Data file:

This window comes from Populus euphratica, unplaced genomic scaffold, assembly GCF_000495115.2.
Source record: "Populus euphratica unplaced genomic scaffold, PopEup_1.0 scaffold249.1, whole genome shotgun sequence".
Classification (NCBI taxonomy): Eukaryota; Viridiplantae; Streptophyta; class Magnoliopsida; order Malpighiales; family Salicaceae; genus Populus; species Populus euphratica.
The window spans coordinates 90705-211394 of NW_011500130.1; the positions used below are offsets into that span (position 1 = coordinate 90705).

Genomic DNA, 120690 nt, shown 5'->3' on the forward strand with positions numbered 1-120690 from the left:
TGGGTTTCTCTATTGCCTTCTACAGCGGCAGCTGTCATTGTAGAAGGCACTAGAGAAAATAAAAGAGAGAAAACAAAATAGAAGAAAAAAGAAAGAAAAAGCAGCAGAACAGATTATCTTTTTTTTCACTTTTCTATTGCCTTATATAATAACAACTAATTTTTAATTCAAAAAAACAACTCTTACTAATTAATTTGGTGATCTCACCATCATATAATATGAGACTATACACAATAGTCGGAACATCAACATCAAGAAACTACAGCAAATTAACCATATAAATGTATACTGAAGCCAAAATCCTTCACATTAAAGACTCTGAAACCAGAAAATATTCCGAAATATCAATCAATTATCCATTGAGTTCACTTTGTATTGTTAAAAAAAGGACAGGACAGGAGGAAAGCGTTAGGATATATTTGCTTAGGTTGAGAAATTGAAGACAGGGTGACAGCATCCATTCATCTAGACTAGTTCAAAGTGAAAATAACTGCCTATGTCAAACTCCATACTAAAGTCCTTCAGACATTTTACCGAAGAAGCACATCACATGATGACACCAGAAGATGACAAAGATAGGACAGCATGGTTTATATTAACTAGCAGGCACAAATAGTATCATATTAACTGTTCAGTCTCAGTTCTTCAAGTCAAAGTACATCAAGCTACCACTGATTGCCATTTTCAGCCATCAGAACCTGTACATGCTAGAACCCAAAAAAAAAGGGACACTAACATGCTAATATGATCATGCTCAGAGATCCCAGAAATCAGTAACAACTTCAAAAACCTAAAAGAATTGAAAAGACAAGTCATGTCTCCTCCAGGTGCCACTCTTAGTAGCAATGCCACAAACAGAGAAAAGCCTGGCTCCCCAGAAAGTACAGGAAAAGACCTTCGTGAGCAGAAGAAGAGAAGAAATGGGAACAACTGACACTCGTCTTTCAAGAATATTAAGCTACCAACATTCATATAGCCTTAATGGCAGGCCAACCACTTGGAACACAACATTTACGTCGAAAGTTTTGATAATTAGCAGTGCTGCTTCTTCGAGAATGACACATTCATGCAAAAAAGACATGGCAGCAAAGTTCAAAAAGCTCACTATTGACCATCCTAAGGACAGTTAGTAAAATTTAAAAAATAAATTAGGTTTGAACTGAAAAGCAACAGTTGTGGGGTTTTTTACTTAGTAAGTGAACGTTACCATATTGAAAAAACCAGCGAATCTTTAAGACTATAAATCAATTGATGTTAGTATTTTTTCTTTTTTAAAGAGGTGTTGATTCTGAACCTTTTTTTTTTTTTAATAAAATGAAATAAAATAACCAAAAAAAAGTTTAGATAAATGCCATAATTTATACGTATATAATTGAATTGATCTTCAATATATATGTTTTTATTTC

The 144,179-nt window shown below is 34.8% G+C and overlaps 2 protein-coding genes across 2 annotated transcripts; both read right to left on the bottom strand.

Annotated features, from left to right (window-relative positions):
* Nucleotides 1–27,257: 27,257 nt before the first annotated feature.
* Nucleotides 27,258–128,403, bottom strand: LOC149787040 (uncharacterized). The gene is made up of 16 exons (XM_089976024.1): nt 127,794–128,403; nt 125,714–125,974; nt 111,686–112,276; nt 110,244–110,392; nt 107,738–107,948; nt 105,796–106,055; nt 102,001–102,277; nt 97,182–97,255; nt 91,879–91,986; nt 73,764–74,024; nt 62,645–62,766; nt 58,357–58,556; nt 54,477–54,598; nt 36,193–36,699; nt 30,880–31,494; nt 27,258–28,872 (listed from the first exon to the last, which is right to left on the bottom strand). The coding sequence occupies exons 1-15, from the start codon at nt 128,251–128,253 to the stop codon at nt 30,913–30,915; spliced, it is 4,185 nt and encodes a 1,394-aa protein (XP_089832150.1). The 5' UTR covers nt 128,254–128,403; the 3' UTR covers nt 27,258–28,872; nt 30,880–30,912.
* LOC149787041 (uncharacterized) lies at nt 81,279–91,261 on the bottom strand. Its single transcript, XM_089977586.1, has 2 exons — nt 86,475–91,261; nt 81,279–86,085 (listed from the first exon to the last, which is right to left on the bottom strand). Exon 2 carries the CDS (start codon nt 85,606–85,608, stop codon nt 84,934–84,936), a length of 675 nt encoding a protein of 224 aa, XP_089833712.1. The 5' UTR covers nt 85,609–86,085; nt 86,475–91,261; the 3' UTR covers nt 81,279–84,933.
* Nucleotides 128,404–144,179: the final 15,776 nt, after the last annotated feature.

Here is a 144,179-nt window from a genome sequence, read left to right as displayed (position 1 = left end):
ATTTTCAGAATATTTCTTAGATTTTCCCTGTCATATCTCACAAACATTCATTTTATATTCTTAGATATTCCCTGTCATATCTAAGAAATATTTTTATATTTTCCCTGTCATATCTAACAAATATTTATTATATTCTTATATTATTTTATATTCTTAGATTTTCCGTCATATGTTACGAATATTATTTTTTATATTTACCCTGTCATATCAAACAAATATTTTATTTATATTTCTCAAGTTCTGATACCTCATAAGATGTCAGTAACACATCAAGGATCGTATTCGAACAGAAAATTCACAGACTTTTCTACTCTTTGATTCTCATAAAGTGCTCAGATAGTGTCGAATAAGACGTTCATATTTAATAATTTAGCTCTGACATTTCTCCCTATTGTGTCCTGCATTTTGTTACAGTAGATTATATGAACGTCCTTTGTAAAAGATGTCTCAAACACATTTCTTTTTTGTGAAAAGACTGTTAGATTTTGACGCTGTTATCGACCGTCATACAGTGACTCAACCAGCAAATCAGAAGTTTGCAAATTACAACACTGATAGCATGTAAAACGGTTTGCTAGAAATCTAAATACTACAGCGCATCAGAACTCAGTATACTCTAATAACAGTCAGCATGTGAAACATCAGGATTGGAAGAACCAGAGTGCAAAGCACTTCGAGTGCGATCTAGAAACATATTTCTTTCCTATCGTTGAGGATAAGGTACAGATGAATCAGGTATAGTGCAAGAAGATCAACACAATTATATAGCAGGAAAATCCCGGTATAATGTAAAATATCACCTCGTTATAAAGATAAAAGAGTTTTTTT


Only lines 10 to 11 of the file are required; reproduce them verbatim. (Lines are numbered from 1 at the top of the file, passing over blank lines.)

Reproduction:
* Nucleotides 27,258–128,403, bottom strand: LOC149787040 (uncharacterized). The gene is made up of 16 exons (XM_089976024.1): nt 127,794–128,403; nt 125,714–125,974; nt 111,686–112,276; nt 110,244–110,392; nt 107,738–107,948; nt 105,796–106,055; nt 102,001–102,277; nt 97,182–97,255; nt 91,879–91,986; nt 73,764–74,024; nt 62,645–62,766; nt 58,357–58,556; nt 54,477–54,598; nt 36,193–36,699; nt 30,880–31,494; nt 27,258–28,872 (listed from the first exon to the last, which is right to left on the bottom strand). The coding sequence occupies exons 1-15, from the start codon at nt 128,251–128,253 to the stop codon at nt 30,913–30,915; spliced, it is 4,185 nt and encodes a 1,394-aa protein (XP_089832150.1). The 5' UTR covers nt 128,254–128,403; the 3' UTR covers nt 27,258–28,872; nt 30,880–30,912.
* LOC149787041 (uncharacterized) lies at nt 81,279–91,261 on the bottom strand. Its single transcript, XM_089977586.1, has 2 exons — nt 86,475–91,261; nt 81,279–86,085 (listed from the first exon to the last, which is right to left on the bottom strand). Exon 2 carries the CDS (start codon nt 85,606–85,608, stop codon nt 84,934–84,936), a length of 675 nt encoding a protein of 224 aa, XP_089833712.1. The 5' UTR covers nt 85,609–86,085; nt 86,475–91,261; the 3' UTR covers nt 81,279–84,933.